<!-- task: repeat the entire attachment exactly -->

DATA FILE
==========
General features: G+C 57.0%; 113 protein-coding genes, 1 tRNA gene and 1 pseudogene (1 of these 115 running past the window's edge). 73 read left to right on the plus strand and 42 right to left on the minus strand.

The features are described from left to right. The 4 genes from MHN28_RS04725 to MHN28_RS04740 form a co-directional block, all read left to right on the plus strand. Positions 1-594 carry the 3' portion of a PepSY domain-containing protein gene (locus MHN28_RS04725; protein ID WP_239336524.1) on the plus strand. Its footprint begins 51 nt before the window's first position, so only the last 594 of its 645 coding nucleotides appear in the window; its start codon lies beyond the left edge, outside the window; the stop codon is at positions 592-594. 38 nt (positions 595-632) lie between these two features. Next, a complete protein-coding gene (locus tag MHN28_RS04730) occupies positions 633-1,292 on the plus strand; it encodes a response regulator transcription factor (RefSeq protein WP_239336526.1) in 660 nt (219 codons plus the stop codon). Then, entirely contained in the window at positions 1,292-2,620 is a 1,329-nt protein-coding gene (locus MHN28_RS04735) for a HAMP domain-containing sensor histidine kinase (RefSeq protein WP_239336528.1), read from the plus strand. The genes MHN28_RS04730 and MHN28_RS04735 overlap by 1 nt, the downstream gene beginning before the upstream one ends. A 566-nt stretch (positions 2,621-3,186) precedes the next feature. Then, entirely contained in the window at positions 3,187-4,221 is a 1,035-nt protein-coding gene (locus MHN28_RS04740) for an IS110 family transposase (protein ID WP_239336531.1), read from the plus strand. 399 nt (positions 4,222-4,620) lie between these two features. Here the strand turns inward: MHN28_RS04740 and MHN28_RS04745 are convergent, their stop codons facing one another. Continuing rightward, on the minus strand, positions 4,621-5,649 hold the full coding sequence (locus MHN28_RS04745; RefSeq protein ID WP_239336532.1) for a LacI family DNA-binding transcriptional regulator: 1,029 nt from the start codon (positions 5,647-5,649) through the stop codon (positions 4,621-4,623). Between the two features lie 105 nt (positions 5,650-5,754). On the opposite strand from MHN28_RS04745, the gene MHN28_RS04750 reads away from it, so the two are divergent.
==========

General features: G+C 57.0%; 113 protein-coding genes, 1 tRNA gene and 1 pseudogene (1 of these 115 running past the window's edge). 73 read left to right on the plus strand and 42 right to left on the minus strand.

The features are described from left to right. The 4 genes from MHN28_RS04725 to MHN28_RS04740 form a co-directional block, all read left to right on the plus strand. Positions 1-594 carry the 3' portion of a PepSY domain-containing protein gene (locus MHN28_RS04725; protein ID WP_239336524.1) on the plus strand. Its footprint begins 51 nt before the window's first position, so only the last 594 of its 645 coding nucleotides appear in the window; its start codon lies beyond the left edge, outside the window; the stop codon is at positions 592-594. 38 nt (positions 595-632) lie between these two features. Next, a complete protein-coding gene (locus tag MHN28_RS04730) occupies positions 633-1,292 on the plus strand; it encodes a response regulator transcription factor (RefSeq protein WP_239336526.1) in 660 nt (219 codons plus the stop codon). Then, entirely contained in the window at positions 1,292-2,620 is a 1,329-nt protein-coding gene (locus MHN28_RS04735) for a HAMP domain-containing sensor histidine kinase (RefSeq protein WP_239336528.1), read from the plus strand. The genes MHN28_RS04730 and MHN28_RS04735 overlap by 1 nt, the downstream gene beginning before the upstream one ends. A 566-nt stretch (positions 2,621-3,186) precedes the next feature. Then, entirely contained in the window at positions 3,187-4,221 is a 1,035-nt protein-coding gene (locus MHN28_RS04740) for an IS110 family transposase (protein ID WP_239336531.1), read from the plus strand. 399 nt (positions 4,222-4,620) lie between these two features. Here the strand turns inward: MHN28_RS04740 and MHN28_RS04745 are convergent, their stop codons facing one another. Continuing rightward, on the minus strand, positions 4,621-5,649 hold the full coding sequence (locus MHN28_RS04745; RefSeq protein ID WP_239336532.1) for a LacI family DNA-binding transcriptional regulator: 1,029 nt from the start codon (positions 5,647-5,649) through the stop codon (positions 4,621-4,623). Between the two features lie 105 nt (positions 5,650-5,754). On the opposite strand from MHN28_RS04745, the gene MHN28_RS04750 reads away from it, so the two are divergent.